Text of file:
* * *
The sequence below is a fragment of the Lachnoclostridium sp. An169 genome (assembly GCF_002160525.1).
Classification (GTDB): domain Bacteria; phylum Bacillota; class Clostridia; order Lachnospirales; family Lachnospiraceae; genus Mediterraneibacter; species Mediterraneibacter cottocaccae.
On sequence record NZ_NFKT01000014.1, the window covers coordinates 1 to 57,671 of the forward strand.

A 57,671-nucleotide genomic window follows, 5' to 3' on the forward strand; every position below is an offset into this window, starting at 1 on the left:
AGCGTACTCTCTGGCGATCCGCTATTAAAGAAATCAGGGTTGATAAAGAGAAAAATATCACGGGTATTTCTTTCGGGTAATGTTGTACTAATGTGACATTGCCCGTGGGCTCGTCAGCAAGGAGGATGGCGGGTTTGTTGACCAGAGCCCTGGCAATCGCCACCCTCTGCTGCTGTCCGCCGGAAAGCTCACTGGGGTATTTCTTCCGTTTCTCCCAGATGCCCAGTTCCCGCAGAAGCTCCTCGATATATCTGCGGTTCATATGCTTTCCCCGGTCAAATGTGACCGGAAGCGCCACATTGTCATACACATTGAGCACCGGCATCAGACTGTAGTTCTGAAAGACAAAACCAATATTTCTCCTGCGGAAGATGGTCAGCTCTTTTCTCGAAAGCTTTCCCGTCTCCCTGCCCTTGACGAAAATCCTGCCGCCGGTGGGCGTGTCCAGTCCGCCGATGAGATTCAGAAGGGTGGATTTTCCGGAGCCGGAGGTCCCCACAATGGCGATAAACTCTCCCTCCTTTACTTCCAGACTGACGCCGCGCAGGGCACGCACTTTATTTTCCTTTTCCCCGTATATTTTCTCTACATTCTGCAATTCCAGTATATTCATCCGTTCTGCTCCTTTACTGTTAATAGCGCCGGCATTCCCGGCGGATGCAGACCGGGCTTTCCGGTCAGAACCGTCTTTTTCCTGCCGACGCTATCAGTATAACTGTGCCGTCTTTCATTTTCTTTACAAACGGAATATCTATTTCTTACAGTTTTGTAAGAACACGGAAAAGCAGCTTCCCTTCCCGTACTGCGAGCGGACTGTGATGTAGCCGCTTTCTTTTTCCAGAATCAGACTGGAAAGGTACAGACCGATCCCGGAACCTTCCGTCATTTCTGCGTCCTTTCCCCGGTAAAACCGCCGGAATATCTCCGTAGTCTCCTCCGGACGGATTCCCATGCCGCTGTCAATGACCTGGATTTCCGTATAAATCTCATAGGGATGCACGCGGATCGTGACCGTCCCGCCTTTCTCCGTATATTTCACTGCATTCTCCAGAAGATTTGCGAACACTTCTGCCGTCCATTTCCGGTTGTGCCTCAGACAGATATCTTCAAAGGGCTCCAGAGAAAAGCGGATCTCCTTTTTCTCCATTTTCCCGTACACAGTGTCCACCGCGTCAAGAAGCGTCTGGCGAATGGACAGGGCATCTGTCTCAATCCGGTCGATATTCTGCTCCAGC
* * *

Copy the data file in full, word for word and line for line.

The sequence below is a fragment of the Lachnoclostridium sp. An169 genome (assembly GCF_002160525.1).
Classification (GTDB): domain Bacteria; phylum Bacillota; class Clostridia; order Lachnospirales; family Lachnospiraceae; genus Mediterraneibacter; species Mediterraneibacter cottocaccae.
On sequence record NZ_NFKT01000014.1, the window covers coordinates 1 to 57,671 of the forward strand.

A 57,671-nucleotide genomic window follows, 5' to 3' on the forward strand; every position below is an offset into this window, starting at 1 on the left:
AGCGTACTCTCTGGCGATCCGCTATTAAAGAAATCAGGGTTGATAAAGAGAAAAATATCACGGGTATTTCTTTCGGGTAATGTTGTACTAATGTGACATTGCCCGTGGGCTCGTCAGCAAGGAGGATGGCGGGTTTGTTGACCAGAGCCCTGGCAATCGCCACCCTCTGCTGCTGTCCGCCGGAAAGCTCACTGGGGTATTTCTTCCGTTTCTCCCAGATGCCCAGTTCCCGCAGAAGCTCCTCGATATATCTGCGGTTCATATGCTTTCCCCGGTCAAATGTGACCGGAAGCGCCACATTGTCATACACATTGAGCACCGGCATCAGACTGTAGTTCTGAAAGACAAAACCAATATTTCTCCTGCGGAAGATGGTCAGCTCTTTTCTCGAAAGCTTTCCCGTCTCCCTGCCCTTGACGAAAATCCTGCCGCCGGTGGGCGTGTCCAGTCCGCCGATGAGATTCAGAAGGGTGGATTTTCCGGAGCCGGAGGTCCCCACAATGGCGATAAACTCTCCCTCCTTTACTTCCAGACTGACGCCGCGCAGGGCACGCACTTTATTTTCCTTTTCCCCGTATATTTTCTCTACATTCTGCAATTCCAGTATATTCATCCGTTCTGCTCCTTTACTGTTAATAGCGCCGGCATTCCCGGCGGATGCAGACCGGGCTTTCCGGTCAGAACCGTCTTTTTCCTGCCGACGCTATCAGTATAACTGTGCCGTCTTTCATTTTCTTTACAAACGGAATATCTATTTCTTACAGTTTTGTAAGAACACGGAAAAGCAGCTTCCCTTCCCGTACTGCGAGCGGACTGTGATGTAGCCGCTTTCTTTTTCCAGAATCAGACTGGAAAGGTACAGACCGATCCCGGAACCTTCCGTCATTTCTGCGTCCTTTCCCCGGTAAAACCGCCGGAATATCTCCGTAGTCTCCTCCGGACGGATTCCCATGCCGCTGTCAATGACCTGGATTTCCGTATAAATCTCATAGGGATGCACGCGGATCGTGACCGTCCCGCCTTTCTCCGTATATTTCACTGCATTCTCCAGAAGATTTGCGAACACTTCTGCCGTCCATTTCCGGTTGTGCCTCAGACAGATATCTTCAAAGGGCTCCAGAGAAAAGCGGATCTCCTTTTTCTCCATTTTCCCGTACACAGTGTCCACCGCGTCAAGAAGCGTCTGGCGAATGGACAGGGCATCTGTCTCAATCCGGTCGATATTCTGCTCCAGC